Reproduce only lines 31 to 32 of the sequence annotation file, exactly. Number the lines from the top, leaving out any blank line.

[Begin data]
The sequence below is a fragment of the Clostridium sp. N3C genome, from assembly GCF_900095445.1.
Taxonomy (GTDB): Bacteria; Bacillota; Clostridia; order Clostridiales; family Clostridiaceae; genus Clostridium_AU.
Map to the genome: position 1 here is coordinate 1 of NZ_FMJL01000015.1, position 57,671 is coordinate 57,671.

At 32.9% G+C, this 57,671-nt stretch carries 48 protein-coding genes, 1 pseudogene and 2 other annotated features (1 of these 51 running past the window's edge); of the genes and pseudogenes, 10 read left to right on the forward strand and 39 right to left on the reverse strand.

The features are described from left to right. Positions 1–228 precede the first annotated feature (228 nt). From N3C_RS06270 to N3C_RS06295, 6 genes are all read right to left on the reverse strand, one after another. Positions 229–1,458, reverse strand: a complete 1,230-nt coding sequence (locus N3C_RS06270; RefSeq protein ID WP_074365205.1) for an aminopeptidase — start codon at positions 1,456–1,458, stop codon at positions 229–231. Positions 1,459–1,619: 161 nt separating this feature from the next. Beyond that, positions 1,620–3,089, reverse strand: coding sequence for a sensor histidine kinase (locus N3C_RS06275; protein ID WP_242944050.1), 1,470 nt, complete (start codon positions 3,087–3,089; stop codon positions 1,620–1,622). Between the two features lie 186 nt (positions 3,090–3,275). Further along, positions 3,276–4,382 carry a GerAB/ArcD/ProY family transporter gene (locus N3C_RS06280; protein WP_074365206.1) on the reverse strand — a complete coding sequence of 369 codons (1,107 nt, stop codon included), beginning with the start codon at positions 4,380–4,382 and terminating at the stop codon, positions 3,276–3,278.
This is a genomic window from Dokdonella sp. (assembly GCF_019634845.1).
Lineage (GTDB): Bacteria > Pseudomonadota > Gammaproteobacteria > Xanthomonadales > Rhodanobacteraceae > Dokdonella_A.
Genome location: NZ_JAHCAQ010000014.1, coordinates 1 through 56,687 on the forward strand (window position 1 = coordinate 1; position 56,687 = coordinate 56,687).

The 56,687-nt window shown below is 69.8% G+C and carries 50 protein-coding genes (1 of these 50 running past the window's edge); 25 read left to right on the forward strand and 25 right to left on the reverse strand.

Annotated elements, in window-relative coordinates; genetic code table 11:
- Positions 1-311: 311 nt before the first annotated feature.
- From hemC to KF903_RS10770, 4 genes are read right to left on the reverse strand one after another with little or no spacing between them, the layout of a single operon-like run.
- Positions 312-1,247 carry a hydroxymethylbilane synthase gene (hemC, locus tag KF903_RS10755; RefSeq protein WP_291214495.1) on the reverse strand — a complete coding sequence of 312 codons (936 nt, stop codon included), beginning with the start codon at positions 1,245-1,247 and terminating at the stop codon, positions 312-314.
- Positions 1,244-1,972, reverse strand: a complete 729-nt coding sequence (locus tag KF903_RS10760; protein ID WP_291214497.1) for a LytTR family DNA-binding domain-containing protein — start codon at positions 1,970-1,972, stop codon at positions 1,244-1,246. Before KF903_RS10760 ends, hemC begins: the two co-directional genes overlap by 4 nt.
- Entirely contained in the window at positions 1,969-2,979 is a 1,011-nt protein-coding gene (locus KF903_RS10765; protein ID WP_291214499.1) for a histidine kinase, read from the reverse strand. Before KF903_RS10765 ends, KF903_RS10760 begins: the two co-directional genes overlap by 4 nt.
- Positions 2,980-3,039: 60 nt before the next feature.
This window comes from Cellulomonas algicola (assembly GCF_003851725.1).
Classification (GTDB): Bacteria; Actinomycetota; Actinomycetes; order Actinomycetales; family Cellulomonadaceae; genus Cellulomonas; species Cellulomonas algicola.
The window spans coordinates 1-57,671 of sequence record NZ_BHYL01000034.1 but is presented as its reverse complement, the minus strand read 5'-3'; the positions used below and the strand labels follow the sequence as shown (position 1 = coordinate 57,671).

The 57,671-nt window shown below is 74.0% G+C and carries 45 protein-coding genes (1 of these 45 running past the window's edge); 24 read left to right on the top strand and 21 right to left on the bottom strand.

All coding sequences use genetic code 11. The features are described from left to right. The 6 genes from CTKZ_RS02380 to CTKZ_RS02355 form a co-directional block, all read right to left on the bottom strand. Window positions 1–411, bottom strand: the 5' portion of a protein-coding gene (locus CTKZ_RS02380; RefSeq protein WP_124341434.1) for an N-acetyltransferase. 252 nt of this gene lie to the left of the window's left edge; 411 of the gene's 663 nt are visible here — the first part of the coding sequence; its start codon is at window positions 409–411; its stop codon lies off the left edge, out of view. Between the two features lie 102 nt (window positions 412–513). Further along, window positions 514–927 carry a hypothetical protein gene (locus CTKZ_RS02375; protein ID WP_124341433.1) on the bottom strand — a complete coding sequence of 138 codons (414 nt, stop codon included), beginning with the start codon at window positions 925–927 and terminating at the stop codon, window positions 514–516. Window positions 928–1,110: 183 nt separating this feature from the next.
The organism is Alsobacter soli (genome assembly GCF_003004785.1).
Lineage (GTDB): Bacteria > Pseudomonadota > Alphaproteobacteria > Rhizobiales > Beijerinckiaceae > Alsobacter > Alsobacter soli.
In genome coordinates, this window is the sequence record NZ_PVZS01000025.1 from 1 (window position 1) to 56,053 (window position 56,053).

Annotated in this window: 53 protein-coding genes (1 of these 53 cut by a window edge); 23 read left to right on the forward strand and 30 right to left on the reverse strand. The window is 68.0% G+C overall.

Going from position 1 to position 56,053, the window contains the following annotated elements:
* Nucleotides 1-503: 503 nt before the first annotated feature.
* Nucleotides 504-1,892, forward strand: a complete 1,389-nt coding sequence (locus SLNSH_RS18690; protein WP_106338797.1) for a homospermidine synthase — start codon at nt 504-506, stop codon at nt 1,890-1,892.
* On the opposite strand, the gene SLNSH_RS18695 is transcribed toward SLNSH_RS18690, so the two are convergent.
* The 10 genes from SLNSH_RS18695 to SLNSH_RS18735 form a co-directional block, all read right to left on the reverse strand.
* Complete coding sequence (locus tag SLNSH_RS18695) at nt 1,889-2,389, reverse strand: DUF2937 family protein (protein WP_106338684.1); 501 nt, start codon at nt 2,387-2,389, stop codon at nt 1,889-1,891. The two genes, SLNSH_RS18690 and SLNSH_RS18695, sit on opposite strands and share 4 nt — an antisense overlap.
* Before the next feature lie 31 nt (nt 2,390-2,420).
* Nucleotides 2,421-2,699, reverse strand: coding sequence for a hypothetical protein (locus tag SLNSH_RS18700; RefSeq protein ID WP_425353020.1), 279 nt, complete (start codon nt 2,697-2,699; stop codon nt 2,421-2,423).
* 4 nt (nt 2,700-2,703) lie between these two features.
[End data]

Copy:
* Complete coding sequence (locus tag SLNSH_RS18695) at nt 1,889-2,389, reverse strand: DUF2937 family protein (protein WP_106338684.1); 501 nt, start codon at nt 2,387-2,389, stop codon at nt 1,889-1,891. The two genes, SLNSH_RS18690 and SLNSH_RS18695, sit on opposite strands and share 4 nt — an antisense overlap.
* Before the next feature lie 31 nt (nt 2,390-2,420).